Then he shifts, settling further against the tree, and looks up towards the darkening sky.
For a moment before he answers, Swerve glares with over-bright optics, not quite at Kup and not quite at anything else.
"Because it isn't." He looks down again, this time at his knees, optics dimming and scowl wavering. "Don't know if it ever was there. Maybe – a long time ago… if it was." Maybe when he was still young and stupid. But he doubts it. His gaze shifts to a broken tree trunk jutting from the water a few feet from the shore of this little 'island', then to a murky puddle near his foot. Never at Kup. "Maybe I cut it out. Or it could've been pounded outta me. I don't know," he adds quietly. "But it ain't there." His scowl returns full-force and his tone grows bitter and sullen. "So all the waiting you've got going for you won't change how it is." He tucks in on himself a little more. "Won't change how it was, either."
"Yeah?" Kup asks softly, tone thoughtful but interested.
He shifts again, accidentally putting his hand into a puddle next to him. He hisses, removes his hand, and shakes off the water and muck. He's still trying to fling the stuff off his hand when he asks, "And how was it?"
Swerve's angry and sullen, yes, but if Kup's judging it right, part of him wants to tell this. Kup'll keep nudging, gently but not overbearingly, until he listens to that part.
Swerve flicks a dangerous, wary glance at Kup just long enough for it to count before he looks away again. He's sure Kup doesn't really care about what went on before Swerve got here; the oldtimer's just being social, looking for conversation. He talks. He always talks.
But maybe he'll actually get it if Swerve tries to explain.
"I guess," Swerve begins haltingly, optics dimming and flickering as he searches his memory banks, "it really got started after my blacklisting. Wasn't all pit stops and high grade before then, but… that…." Was the worst part of it all. "I got barred from licensed racing. It wasn't even all my fault!" Not all, but he wasn't exactly innocent. "Some slag-sucker had me pinned along the barrier and he was pacing me. I… was already on probation for somethin' else, so I was tryin' to behave." He's ashamed of both parts in a way – ending up on probation in the first place and not having the bearings to push its boundaries. "But I couldn't get up the speed to pass and every time I tried to drop behind him to get out that way, he matched me. And the whole smeltin' time he was trashing on me!" Swerve's jaw clenches and his fists creak against his sides and even though the words get harder and harder to say, he keeps going, "I was getting angry… getting hot…." Kup has seen what happens when the racer can't cool down. "The lane was gonna end and I had to do something or I'd have been disqualified anyway for goin' off course.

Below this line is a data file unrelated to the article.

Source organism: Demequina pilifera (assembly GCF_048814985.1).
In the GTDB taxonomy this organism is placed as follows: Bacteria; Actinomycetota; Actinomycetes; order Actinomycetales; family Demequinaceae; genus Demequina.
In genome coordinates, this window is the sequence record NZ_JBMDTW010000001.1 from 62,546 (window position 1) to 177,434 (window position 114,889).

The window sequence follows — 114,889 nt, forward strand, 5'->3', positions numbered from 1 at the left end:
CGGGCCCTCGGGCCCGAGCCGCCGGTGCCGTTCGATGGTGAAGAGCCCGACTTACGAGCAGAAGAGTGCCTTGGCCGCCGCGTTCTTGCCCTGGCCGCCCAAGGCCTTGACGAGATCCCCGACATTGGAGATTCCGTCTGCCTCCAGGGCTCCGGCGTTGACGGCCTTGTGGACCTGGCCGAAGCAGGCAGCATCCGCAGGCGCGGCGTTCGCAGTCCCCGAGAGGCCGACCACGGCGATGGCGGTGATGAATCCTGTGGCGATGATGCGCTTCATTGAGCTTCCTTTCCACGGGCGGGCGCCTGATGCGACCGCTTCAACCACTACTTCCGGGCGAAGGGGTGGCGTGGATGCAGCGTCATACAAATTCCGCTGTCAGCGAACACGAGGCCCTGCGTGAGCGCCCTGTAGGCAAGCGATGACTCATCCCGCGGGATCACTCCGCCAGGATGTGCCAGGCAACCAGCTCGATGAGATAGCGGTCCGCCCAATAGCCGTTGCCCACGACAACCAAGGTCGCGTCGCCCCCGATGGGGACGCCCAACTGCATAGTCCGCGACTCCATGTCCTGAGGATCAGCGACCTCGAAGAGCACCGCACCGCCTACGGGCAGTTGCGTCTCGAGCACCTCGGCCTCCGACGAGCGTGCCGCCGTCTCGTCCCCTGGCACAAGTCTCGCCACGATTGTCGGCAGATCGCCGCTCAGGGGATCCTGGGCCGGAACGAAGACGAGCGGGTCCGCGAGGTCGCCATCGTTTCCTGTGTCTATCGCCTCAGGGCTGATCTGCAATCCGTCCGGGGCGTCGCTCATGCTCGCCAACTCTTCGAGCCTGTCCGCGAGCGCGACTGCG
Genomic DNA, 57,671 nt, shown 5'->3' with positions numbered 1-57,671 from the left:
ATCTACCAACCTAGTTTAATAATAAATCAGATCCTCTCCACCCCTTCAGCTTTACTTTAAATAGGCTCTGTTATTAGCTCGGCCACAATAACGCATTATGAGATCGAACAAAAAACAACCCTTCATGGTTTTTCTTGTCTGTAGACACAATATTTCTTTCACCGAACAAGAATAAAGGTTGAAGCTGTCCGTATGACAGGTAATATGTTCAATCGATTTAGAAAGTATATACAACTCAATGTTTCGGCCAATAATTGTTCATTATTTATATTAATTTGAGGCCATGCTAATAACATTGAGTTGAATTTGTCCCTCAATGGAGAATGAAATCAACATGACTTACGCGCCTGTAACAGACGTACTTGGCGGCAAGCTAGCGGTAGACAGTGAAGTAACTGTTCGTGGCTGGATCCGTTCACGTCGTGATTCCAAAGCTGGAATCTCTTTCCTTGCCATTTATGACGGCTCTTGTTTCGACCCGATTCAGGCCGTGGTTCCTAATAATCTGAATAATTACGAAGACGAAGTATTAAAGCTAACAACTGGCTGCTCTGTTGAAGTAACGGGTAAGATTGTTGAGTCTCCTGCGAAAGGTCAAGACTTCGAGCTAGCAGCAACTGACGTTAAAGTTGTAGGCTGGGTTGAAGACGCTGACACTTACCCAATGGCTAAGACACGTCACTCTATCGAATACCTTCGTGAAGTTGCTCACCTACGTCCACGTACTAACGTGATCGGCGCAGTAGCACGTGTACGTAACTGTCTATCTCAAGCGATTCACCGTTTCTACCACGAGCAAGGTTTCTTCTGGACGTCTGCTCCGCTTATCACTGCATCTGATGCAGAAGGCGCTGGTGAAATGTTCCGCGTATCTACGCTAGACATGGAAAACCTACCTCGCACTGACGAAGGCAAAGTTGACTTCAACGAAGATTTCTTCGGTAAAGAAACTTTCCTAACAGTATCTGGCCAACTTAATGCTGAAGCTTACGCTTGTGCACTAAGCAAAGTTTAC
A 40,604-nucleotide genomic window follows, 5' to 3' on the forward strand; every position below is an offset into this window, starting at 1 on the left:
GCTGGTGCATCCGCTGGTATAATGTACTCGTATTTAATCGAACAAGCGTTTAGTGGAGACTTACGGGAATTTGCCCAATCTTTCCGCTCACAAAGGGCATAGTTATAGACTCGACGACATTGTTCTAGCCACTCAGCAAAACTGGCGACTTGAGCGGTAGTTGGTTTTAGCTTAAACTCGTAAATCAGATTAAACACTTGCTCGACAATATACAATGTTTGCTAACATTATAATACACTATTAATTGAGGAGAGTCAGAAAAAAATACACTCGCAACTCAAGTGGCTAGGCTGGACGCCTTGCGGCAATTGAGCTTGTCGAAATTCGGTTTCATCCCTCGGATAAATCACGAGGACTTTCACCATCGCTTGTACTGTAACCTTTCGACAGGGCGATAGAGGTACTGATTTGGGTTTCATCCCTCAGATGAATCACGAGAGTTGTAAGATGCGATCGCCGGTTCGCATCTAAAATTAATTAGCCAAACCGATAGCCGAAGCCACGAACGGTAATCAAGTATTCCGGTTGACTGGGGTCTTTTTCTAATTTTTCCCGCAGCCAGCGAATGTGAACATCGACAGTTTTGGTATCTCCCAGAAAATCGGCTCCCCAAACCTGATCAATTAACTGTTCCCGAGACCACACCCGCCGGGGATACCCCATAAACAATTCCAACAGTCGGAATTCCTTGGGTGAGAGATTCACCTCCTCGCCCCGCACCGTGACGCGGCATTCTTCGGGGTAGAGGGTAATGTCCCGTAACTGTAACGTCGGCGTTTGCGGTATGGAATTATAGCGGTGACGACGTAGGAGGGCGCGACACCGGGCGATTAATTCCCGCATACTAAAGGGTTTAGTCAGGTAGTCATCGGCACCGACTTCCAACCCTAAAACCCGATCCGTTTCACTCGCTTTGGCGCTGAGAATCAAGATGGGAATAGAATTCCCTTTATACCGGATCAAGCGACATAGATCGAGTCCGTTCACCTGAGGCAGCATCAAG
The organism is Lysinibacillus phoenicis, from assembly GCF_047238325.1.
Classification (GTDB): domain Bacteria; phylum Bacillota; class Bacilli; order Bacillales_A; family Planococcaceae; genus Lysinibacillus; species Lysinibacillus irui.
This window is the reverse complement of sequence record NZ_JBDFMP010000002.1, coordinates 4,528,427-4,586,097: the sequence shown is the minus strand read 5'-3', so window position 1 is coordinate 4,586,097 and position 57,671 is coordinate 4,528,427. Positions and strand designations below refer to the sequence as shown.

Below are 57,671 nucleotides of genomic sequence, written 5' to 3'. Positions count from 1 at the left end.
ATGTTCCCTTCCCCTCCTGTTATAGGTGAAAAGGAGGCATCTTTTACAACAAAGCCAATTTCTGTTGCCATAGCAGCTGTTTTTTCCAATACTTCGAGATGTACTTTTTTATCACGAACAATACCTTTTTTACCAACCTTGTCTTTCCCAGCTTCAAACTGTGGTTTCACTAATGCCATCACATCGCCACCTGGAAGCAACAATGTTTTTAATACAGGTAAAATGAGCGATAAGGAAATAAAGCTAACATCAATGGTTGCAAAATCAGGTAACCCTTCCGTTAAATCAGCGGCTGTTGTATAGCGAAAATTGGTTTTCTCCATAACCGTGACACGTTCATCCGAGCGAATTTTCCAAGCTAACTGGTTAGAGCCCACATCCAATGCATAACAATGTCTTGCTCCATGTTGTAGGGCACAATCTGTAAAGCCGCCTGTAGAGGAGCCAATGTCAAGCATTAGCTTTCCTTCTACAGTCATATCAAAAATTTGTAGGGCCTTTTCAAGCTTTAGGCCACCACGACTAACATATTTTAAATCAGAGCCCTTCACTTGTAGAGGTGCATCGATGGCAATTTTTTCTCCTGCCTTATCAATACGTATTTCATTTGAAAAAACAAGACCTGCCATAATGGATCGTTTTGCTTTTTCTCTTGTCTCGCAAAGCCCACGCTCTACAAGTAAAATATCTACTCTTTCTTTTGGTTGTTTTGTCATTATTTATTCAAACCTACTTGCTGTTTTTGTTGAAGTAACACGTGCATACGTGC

"So I tried again. I slammed on the brakes and turned hard left to swing behind him and he tried to stop me. I hit his rear fender dead on, shoved him outta my way, and he T-boned the divider rail. At speed." Swerve's expression turns dour, slightly pained. If the other racer actually survived the accident, it wasn't without crippling injuries; he isn't saying either way. "But since I was the repeat offender," he mutters, engine snarling, "I went up in front of the review board. Again. And they threw the fraggin' book at me for it! I tried telling 'em my side, how I was just trying to get loose, but– but–" Abruptly, he snaps, slamming one fist into the tree behind him. "They wouldn't listen! I had a record, so they wouldn't let me say anything! 'Unsportsmanlike conduct', they told me. 'Wilful danger to other competitors'. And I couldn't appeal, either! I just – I mean, I hit him, yeah, but–" Jaw still clenched, he vents the hot air building up in his ventilation system and rubs the back of his neck with one hand, shutting his optics for a second or two. He almost looks embarrassed for a moment before he adds with a grimace and a rare instance of clarity amid the rising heat, "And… maybe deckin' the one official wasn't the smartest thing for me to do after all that. I just wanted 'em to listen to me and when they wouldn't… it cranked me the wrong way and – and I couldn't help it. I couldn't! I hauled right over the table and put my fist in his smug, sprocket-stickin' face when he called me a lying punk." He spits out those last two words.
Stupid. A stupid thing to do, but Swerve was a stupid kid. A big, stupid kid.